MR. MAX’S MESSAGE – December 2008
Time to share another short story from The Book. The Book has about 30 stories of real experiences from my life. The story I’m going to share with you this month is “The Train” from when I was 18 years old and living at home with my dad and younger brother in Brentwood, Long Island. And don’t skip the band propaganda at the bottom of the page.
The big weekend was almost here. All I had to do was drive home from work and I’d have the house all to myself. My dad was taking a weekend trip and my younger brother was going with him. Being 18 and knowing I’d have the house all to myself was a thrill. Especially since Paulette was invited over to share some intimate time. We could pretend we owned the house. Sit around naked and watch TV. Have dinner naked. Brush our teeth naked—I couldn’t wait.
It was 4:59 according to the clock at the raincoat factory where I worked. I wanted to get out of there without wasting a second. I hit the clock and tore out of the place, only to find it pouring outside. The inside of my golden-brown ’68 Plymouth Fury was steamy as I took off down Caleb’s Path. It was about a five-mile ride home—15-20 minutes, tops. Then I hit traffic. There never was traffic here. What’s goin’ on? Though the rain made visibility poor, I could see things were jammed up around the railroad crossing. The gates were down. “Great!” I sarcastically shouted to myself, this was the wrong time to be stuck in this traffic. I noticed cars were passing in between the gates. Then. Click! A light bulb lit over my head. To the right of the cars, there was room enough to quickly drive to the crossing gates, where I'd avoid the gates entirely and go around the outside!
Simple enough. I pulled to the right. I could hardly see with big droplets of rain constantly smashing on my windshield. I felt pretty clever as I easily passed everyone and approached the tracks. Boom. I hit the first rail. The car angled up and came down hard. The bounce and momentum from coming off the first rail allowed the front wheels to get over the second rail. But the car landed harder this time. Crunch. I tried to remember if the bottom of the car had any significant mechanical parts. All I could picture was the exhaust pipe, and damaging that shouldn't be any big deal. The bouncing did not carry the back wheels over the second rail. The car stopped. Without any room to build up speed, it was impossible get the car over the second rail. I kept trying, shifting it into drive and reverse—but it was useless. The car was going nowhere.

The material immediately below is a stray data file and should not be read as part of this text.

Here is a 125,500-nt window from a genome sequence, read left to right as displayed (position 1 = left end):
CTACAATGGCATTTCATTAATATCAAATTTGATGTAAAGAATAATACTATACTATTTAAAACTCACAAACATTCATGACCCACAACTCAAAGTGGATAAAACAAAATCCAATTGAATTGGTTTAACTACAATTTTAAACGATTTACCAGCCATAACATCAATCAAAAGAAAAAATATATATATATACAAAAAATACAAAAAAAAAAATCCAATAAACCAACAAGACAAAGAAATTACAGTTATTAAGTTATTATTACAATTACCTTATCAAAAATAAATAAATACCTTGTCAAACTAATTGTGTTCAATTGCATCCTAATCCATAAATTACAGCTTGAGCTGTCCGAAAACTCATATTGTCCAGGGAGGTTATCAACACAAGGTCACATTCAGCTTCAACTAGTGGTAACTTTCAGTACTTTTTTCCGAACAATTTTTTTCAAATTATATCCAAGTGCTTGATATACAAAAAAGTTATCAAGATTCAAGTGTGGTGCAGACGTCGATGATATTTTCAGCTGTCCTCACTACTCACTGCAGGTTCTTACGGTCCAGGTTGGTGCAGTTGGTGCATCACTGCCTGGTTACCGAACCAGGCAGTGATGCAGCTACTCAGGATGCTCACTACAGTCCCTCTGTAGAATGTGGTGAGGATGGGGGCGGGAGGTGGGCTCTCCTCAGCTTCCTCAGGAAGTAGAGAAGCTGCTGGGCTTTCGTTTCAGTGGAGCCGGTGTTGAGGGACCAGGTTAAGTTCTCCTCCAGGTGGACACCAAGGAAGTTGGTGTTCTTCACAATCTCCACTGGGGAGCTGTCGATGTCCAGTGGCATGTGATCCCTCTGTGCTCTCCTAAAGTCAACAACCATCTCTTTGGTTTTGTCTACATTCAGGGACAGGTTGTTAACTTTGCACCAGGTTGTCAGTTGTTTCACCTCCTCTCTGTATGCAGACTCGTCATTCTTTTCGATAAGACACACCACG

From my new standpoint I could see straight down the tracks, like one of those old perspective drawings. Following the two rails down to their vanishing point I could see a little white light. My God, it’s a train! I quickly jumped out of the car remembering stories of humans finding great adrenaline-inspired strength in emergency situations. There I was in a real-life emergency. I scooted around to the back of my car and proceed to lift with all my might. All I had to do was to lift the car about 8” and the rear wheels could clear the rail and everything would be fine. It seemed to me like I should be able to do it. I tried. I tried again, straining all of the muscles in my arms. I was wrong. There was no way I could lift a Plymouth Fury.
I ran into the slow moving traffic, pleading for assistance. No way were these folks going to get themselves wet helping some long-haired kid soaked to the bone. I looked back at my car and saw a truck backing up to it. A guy was under my car trying to attach a big hook that was connected to the truck by a strong, sturdy chain. Thank God, my car is going to be saved. The guy kept searching for an appropriate place for the all-mighty hook. He moved from one side of the car to the other. He wasn’t finding it. His friend said, “Forget it, Charlie, the train’s too close.” They all quickly moved away.
Within seconds the roar of the train was upon us. The sound of crushing steel echoed in my head as the engine crashed into my car, lifting it from the ground, into the air, and down upon the big metal box that controls the safety gates. The box fell over, exposing hundreds of raw disconnected electrical wires. I didn't know what to do as I stood there in shock. Then it came to me that when you're in an accident you're supposed to exchange licenses with the other driver.
I ran up some 50 yards to the front of the train. I met the engineer. He assured me that the Long Island Railroad would buy me a new car. He was just happy that no one was hurt as he handed me his strange looking driver's license. Next it was time to deal with the police. They wanted to know what happened. I figured I had to lie—I told them that the gates were down but didn't seem to be operating correctly, so I went between them. Before I even started the next sentence they were handing me a moving violation ticket.